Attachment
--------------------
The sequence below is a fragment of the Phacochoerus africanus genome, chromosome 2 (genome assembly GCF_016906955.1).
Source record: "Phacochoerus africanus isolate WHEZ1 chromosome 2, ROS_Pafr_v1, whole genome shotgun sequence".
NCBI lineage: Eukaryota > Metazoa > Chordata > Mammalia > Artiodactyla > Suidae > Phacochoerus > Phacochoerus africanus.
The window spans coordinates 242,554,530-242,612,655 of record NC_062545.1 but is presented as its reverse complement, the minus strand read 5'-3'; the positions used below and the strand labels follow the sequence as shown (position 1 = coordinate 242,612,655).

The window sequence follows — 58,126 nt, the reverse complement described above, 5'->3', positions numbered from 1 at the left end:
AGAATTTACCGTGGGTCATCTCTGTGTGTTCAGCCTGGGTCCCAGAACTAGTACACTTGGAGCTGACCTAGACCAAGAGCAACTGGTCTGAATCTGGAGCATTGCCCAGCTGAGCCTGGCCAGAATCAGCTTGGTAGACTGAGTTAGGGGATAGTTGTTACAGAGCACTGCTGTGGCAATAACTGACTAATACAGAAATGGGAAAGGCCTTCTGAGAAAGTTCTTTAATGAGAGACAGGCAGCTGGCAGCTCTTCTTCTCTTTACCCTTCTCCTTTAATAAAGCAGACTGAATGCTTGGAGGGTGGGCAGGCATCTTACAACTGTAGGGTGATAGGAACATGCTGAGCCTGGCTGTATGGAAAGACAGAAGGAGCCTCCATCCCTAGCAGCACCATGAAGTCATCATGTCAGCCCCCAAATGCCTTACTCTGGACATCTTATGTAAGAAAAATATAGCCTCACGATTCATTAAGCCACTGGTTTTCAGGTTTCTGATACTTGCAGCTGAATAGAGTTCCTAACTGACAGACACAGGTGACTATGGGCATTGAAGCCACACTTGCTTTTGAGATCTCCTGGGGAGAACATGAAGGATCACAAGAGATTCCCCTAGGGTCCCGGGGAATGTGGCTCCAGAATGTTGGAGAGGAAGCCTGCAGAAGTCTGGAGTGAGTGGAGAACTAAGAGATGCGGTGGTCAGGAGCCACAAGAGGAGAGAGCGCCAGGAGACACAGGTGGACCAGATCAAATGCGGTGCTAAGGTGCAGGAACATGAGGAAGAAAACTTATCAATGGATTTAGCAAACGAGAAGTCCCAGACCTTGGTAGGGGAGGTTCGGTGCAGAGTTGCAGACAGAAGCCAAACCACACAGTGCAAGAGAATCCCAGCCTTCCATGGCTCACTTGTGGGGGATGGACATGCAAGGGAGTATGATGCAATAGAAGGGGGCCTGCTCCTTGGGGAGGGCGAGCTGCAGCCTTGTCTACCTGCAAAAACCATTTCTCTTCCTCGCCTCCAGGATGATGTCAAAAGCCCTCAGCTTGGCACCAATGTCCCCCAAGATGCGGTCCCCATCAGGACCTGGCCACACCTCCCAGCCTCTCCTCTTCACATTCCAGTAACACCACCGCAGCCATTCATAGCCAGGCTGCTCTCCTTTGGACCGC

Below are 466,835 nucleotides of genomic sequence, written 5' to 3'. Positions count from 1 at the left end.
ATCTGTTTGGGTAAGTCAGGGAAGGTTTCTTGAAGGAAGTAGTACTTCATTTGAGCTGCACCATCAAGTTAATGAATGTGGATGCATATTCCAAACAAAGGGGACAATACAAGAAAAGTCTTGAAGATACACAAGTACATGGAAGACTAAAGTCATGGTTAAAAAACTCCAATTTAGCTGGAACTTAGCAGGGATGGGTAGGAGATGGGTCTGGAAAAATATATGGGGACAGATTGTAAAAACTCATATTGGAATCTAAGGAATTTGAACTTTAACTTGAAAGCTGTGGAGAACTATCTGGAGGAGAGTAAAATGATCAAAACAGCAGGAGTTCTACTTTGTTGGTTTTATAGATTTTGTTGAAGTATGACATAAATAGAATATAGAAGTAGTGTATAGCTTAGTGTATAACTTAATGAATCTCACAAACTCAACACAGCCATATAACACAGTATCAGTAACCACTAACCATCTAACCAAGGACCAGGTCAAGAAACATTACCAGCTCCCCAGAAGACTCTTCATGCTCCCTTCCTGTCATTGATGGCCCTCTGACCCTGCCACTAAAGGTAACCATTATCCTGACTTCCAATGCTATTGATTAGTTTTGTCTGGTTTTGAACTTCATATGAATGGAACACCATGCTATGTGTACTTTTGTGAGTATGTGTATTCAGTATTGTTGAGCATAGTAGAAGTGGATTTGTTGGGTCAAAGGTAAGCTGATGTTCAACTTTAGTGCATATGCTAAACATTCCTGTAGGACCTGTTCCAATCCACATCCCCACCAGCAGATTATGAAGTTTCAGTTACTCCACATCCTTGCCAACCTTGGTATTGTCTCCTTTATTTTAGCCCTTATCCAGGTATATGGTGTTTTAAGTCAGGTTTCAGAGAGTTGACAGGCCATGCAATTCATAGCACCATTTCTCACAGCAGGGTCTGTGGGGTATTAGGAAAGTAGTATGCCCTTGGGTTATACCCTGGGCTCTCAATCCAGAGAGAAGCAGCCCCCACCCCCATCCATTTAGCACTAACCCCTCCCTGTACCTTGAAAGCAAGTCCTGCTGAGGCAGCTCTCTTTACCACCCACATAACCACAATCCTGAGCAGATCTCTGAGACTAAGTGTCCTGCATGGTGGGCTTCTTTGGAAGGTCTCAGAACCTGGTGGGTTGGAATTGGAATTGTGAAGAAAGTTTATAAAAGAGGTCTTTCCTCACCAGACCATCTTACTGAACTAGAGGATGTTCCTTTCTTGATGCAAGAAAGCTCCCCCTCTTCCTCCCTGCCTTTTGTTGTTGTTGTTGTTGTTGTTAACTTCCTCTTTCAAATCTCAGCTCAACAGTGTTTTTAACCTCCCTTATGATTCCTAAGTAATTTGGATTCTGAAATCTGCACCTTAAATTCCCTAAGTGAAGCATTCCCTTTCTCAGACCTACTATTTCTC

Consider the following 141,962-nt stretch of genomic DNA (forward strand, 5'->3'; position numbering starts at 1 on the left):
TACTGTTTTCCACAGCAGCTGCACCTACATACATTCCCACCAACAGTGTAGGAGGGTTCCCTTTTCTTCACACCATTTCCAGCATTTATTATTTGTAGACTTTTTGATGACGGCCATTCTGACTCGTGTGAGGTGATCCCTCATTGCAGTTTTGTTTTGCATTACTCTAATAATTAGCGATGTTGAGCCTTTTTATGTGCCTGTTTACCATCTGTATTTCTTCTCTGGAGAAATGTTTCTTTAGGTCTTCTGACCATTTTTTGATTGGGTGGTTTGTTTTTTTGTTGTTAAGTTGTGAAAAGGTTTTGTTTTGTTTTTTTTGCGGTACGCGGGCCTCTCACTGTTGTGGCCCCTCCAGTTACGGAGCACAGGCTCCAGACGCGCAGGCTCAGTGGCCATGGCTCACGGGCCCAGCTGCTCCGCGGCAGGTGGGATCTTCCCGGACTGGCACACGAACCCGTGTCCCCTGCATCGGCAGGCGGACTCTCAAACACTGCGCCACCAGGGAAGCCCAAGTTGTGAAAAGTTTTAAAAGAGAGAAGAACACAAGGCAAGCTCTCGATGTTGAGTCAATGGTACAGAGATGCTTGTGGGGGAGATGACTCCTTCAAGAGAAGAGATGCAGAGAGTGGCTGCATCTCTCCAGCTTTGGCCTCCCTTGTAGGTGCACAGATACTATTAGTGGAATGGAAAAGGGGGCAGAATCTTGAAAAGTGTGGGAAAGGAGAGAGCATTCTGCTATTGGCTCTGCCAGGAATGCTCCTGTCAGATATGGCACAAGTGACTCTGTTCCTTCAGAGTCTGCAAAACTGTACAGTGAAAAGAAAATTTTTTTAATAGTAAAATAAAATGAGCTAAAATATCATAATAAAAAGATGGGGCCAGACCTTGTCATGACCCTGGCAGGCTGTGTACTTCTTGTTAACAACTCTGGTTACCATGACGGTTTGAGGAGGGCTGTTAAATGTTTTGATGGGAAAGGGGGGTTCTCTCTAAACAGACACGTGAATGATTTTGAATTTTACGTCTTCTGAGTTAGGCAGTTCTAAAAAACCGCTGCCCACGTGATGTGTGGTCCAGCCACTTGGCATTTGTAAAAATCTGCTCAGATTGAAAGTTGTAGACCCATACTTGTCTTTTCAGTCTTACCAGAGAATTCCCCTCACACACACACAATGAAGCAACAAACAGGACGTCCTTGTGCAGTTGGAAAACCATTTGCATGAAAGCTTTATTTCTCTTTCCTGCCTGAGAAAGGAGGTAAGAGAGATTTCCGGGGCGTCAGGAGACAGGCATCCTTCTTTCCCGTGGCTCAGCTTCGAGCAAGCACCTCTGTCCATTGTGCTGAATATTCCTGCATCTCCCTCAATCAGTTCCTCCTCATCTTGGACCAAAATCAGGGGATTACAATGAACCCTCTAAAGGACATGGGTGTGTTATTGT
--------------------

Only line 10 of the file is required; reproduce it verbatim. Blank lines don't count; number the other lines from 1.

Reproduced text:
TACTGTTTTCCACAGCAGCTGCACCTACATACATTCCCACCAACAGTGTAGGAGGGTTCCCTTTTCTTCACACCATTTCCAGCATTTATTATTTGTAGACTTTTTGATGACGGCCATTCTGACTCGTGTGAGGTGATCCCTCATTGCAGTTTTGTTTTGCATTACTCTAATAATTAGCGATGTTGAGCCTTTTTATGTGCCTGTTTACCATCTGTATTTCTTCTCTGGAGAAATGTTTCTTTAGGTCTTCTGACCATTTTTTGATTGGGTGGTTTGTTTTTTTGTTGTTAAGTTGTGAAAAGGTTTTGTTTTGTTTTTTTTGCGGTACGCGGGCCTCTCACTGTTGTGGCCCCTCCAGTTACGGAGCACAGGCTCCAGACGCGCAGGCTCAGTGGCCATGGCTCACGGGCCCAGCTGCTCCGCGGCAGGTGGGATCTTCCCGGACTGGCACACGAACCCGTGTCCCCTGCATCGGCAGGCGGACTCTCAAACACTGCGCCACCAGGGAAGCCCAAGTTGTGAAAAGTTTTAAAAGAGAGAAGAACACAAGGCAAGCTCTCGATGTTGAGTCAATGGTACAGAGATGCTTGTGGGGGAGATGACTCCTTCAAGAGAAGAGATGCAGAGAGTGGCTGCATCTCTCCAGCTTTGGCCTCCCTTGTAGGTGCACAGATACTATTAGTGGAATGGAAAAGGGGGCAGAATCTTGAAAAGTGTGGGAAAGGAGAGAGCATTCTGCTATTGGCTCTGCCAGGAATGCTCCTGTCAGATATGGCACAAGTGACTCTGTTCCTTCAGAGTCTGCAAAACTGTACAGTGAAAAGAAAATTTTTTTAATAGTAAAATAAAATGAGCTAAAATATCATAATAAAAAGATGGGGCCAGACCTTGTCATGACCCTGGCAGGCTGTGTACTTCTTGTTAACAACTCTGGTTACCATGACGGTTTGAGGAGGGCTGTTAAATGTTTTGATGGGAAAGGGGGGTTCTCTCTAAACAGACACGTGAATGATTTTGAATTTTACGTCTTCTGAGTTAGGCAGTTCTAAAAAACCGCTGCCCACGTGATGTGTGGTCCAGCCACTTGGCATTTGTAAAAATCTGCTCAGATTGAAAGTTGTAGACCCATACTTGTCTTTTCAGTCTTACCAGAGAATTCCCCTCACACACACACAATGAAGCAACAAACAGGACGTCCTTGTGCAGTTGGAAAACCATTTGCATGAAAGCTTTATTTCTCTTTCCTGCCTGAGAAAGGAGGTAAGAGAGATTTCCGGGGCGTCAGGAGACAGGCATCCTTCTTTCCCGTGGCTCAGCTTCGAGCAAGCACCTCTGTCCATTGTGCTGAATATTCCTGCATCTCCCTCAATCAGTTCCTCCTCATCTTGGACCAAAATCAGGGGATTACAATGAACCCTCTAAAGGACATGGGTGTGTTATTGT